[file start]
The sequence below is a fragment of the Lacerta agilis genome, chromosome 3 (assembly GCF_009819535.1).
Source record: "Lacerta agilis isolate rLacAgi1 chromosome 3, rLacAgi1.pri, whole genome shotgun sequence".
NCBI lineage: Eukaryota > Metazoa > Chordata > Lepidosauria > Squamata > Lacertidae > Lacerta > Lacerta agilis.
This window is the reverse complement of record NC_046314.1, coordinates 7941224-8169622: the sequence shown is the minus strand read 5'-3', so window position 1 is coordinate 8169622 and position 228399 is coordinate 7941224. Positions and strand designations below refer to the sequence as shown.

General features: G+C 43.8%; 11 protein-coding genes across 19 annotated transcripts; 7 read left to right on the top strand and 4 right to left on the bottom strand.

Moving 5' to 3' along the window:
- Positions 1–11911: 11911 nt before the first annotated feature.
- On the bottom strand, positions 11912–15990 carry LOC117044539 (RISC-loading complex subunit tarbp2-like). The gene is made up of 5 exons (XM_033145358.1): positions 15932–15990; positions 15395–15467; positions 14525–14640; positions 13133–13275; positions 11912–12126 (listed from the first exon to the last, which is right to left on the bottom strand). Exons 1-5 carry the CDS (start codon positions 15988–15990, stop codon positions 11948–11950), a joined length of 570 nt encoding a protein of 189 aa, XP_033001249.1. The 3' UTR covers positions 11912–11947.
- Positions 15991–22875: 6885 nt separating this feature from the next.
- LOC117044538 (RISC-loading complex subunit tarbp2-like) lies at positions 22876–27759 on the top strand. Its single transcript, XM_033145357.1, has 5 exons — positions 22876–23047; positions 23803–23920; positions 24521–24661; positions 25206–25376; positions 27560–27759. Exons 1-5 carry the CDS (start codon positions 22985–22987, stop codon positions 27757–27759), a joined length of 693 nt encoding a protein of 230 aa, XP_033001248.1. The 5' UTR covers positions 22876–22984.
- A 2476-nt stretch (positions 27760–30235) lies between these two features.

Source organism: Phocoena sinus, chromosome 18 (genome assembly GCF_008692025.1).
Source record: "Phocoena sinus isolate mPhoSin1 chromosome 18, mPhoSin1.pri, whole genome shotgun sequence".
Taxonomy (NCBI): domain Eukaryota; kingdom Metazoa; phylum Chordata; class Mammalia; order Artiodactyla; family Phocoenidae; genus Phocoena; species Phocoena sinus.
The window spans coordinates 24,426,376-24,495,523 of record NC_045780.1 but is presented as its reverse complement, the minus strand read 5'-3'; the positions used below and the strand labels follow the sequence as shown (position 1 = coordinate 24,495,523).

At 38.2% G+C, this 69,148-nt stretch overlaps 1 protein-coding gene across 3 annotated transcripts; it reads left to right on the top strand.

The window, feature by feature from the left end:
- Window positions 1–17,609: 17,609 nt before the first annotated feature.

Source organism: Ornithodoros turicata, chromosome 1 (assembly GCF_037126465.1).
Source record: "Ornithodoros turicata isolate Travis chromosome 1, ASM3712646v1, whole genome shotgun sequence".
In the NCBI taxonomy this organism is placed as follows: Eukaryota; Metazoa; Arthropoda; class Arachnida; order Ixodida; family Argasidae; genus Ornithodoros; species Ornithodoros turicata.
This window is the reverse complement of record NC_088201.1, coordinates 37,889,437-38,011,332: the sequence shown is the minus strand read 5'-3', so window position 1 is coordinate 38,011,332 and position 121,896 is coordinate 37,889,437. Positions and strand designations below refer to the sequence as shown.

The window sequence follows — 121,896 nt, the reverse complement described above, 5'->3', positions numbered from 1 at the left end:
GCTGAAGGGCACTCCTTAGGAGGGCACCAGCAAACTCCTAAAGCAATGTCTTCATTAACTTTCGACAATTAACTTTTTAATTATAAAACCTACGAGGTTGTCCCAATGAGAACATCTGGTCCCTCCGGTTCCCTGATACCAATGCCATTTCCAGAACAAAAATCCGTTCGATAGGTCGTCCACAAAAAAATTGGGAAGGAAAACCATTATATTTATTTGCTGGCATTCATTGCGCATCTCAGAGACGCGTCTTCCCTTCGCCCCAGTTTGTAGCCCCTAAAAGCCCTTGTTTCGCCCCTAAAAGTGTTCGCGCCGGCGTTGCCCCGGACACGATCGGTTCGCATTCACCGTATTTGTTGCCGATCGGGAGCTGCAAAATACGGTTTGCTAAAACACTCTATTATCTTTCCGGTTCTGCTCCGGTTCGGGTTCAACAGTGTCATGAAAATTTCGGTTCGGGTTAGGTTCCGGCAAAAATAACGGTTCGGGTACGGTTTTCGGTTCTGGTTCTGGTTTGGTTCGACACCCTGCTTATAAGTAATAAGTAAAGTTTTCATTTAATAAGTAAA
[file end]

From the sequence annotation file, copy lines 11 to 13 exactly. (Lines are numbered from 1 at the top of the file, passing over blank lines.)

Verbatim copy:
- A 2476-nt stretch (positions 27760–30235) lies between these two features.

Source organism: Phocoena sinus, chromosome 18 (genome assembly GCF_008692025.1).
Source record: "Phocoena sinus isolate mPhoSin1 chromosome 18, mPhoSin1.pri, whole genome shotgun sequence".